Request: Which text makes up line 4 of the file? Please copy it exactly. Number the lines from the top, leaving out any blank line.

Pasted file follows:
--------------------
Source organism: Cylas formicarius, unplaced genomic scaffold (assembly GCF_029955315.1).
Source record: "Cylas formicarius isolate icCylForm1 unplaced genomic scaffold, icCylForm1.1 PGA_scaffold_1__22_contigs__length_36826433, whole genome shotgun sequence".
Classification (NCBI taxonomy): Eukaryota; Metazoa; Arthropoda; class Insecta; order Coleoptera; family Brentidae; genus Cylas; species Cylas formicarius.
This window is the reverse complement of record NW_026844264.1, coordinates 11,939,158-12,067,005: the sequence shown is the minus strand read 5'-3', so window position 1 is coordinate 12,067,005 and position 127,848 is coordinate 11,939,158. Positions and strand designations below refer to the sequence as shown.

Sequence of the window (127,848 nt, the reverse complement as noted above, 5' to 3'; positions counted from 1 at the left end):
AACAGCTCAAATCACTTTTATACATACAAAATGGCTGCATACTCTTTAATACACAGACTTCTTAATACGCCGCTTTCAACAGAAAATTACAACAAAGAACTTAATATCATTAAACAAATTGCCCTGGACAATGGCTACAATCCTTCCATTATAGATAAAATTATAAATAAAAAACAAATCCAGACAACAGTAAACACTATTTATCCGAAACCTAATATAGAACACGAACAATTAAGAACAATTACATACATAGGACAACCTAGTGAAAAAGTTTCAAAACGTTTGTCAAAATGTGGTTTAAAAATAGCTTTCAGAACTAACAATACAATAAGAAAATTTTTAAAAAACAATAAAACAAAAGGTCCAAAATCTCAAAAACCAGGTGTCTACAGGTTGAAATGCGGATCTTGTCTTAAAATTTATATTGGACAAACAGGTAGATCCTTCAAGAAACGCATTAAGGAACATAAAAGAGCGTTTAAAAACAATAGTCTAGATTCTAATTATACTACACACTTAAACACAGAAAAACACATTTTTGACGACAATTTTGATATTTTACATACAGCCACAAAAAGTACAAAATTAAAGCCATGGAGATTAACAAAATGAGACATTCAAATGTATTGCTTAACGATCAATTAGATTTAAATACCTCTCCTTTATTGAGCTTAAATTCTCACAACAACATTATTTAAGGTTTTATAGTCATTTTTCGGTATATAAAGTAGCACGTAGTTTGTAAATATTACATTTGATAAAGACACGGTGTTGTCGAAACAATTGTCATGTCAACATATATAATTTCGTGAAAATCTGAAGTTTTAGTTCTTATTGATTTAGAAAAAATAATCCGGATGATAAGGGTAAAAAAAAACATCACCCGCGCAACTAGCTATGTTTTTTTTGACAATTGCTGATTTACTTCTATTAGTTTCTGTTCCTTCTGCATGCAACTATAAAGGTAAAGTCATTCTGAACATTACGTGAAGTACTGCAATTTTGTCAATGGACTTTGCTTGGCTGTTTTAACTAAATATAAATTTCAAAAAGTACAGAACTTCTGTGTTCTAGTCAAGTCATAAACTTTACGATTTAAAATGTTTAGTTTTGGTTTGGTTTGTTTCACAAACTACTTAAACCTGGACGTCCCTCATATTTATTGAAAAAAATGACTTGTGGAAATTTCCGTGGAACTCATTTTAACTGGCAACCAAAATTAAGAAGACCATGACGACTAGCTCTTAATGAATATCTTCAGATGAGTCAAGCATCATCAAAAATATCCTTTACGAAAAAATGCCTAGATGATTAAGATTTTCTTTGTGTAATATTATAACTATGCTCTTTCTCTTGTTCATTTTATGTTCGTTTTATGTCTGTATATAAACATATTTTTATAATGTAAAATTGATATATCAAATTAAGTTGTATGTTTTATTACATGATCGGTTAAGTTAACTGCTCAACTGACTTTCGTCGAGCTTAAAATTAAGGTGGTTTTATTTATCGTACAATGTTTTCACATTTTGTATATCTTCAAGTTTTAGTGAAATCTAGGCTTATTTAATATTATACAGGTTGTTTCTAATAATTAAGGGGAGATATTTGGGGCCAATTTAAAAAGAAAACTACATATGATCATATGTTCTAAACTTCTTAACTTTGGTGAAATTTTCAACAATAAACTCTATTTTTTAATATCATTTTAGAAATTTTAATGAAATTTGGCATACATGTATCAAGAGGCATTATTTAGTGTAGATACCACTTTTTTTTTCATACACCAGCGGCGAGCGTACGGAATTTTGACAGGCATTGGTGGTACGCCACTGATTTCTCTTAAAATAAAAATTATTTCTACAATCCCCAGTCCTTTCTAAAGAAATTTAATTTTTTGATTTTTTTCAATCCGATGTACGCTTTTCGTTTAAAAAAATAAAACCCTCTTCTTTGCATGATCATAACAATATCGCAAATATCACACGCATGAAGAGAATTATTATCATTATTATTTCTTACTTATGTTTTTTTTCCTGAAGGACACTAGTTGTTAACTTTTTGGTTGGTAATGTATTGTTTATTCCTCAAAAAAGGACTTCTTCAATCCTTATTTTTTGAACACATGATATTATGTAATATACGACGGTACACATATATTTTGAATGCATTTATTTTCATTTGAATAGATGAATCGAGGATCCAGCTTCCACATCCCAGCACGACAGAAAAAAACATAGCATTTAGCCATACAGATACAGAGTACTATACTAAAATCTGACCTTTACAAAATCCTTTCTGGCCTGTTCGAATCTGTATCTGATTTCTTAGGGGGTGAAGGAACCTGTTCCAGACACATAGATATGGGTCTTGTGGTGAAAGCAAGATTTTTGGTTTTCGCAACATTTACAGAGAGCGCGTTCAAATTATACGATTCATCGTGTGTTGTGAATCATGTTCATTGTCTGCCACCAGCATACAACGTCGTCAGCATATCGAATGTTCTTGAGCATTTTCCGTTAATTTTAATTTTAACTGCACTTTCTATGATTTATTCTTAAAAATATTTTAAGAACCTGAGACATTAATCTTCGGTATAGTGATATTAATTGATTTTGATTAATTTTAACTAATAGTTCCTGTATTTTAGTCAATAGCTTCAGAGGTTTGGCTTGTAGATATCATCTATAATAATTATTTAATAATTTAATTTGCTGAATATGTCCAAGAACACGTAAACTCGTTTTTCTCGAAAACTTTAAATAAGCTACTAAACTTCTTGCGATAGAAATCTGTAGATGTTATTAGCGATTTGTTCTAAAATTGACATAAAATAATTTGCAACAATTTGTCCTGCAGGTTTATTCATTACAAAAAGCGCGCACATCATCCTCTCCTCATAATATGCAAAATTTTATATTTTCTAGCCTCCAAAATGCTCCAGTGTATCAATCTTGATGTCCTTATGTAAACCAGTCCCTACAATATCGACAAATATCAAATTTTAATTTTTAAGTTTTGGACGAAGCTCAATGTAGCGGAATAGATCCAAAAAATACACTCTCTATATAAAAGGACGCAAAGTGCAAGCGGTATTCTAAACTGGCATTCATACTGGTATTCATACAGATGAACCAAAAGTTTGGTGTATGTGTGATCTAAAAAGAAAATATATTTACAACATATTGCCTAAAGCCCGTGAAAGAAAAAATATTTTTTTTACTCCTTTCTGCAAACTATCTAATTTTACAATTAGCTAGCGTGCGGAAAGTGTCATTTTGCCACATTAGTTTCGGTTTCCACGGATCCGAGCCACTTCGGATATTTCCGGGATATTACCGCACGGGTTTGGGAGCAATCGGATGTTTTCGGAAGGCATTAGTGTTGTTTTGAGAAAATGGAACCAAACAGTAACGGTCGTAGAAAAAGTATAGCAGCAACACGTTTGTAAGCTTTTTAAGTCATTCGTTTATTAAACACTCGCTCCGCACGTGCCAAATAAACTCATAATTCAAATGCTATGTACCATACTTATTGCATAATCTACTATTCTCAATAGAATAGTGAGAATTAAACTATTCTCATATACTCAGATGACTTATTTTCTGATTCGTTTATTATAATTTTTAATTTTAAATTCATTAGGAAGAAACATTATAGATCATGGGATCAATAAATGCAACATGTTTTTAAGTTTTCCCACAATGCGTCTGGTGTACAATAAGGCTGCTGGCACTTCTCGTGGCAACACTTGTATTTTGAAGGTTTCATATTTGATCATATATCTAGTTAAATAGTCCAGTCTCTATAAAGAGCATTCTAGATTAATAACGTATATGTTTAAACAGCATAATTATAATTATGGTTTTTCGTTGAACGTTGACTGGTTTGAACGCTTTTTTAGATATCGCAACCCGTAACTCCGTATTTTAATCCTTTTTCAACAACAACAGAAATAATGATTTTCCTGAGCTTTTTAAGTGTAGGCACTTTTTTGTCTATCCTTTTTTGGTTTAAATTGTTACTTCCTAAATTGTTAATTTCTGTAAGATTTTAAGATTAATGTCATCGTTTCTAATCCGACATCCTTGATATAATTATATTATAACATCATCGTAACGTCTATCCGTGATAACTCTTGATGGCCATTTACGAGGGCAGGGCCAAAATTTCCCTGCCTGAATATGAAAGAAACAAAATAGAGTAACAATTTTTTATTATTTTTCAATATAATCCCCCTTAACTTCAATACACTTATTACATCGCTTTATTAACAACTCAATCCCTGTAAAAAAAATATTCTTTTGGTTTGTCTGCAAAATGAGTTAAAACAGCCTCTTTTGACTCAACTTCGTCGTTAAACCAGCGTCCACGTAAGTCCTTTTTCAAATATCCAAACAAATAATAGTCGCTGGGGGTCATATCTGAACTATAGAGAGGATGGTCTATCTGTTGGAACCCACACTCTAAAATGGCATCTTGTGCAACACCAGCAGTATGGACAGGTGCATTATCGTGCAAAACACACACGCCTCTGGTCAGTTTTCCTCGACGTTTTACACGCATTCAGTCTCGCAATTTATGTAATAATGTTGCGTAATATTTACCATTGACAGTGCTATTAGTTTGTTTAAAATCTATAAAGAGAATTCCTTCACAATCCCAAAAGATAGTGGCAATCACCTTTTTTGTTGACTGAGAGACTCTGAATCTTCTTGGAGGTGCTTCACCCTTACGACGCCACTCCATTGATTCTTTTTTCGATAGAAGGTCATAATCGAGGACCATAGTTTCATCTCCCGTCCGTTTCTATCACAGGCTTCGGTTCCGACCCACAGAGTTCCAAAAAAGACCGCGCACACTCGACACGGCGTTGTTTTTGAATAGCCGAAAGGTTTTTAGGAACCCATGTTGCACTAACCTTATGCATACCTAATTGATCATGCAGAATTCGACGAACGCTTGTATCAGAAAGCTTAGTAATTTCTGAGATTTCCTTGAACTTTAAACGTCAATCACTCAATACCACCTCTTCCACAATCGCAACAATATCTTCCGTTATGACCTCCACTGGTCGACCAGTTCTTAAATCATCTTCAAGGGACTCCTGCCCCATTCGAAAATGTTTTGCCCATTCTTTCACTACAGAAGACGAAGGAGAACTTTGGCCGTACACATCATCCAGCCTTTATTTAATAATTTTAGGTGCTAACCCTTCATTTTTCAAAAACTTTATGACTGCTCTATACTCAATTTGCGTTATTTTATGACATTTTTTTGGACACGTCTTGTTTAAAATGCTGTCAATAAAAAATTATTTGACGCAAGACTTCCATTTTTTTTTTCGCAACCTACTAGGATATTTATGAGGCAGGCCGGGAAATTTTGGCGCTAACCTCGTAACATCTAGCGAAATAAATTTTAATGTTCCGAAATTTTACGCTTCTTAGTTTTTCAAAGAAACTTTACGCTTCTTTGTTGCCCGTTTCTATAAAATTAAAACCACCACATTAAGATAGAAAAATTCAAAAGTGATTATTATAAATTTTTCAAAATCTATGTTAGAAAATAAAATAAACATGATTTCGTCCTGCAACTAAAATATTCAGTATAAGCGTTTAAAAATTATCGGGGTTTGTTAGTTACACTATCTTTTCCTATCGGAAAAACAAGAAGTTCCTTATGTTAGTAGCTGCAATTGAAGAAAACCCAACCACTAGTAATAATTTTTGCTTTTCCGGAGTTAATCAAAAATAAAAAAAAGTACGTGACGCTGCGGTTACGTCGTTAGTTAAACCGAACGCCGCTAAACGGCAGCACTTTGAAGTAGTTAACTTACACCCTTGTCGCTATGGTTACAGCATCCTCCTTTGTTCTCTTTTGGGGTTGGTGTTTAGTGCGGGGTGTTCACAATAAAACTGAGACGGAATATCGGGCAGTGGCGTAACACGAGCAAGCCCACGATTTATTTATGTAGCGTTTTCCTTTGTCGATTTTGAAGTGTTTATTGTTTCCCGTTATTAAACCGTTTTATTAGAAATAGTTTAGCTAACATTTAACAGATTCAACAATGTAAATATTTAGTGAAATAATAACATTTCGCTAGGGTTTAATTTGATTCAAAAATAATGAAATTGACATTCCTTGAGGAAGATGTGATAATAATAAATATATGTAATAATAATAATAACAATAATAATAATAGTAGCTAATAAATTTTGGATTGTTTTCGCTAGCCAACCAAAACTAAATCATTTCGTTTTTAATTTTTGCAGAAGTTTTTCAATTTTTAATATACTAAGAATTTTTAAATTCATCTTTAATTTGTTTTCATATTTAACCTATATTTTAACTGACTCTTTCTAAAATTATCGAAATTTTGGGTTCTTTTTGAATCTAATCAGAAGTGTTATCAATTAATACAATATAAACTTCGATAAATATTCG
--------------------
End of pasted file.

This window is the reverse complement of record NW_026844264.1, coordinates 11,939,158-12,067,005: the sequence shown is the minus strand read 5'-3', so window position 1 is coordinate 12,067,005 and position 127,848 is coordinate 11,939,158. Positions and strand designations below refer to the sequence as shown.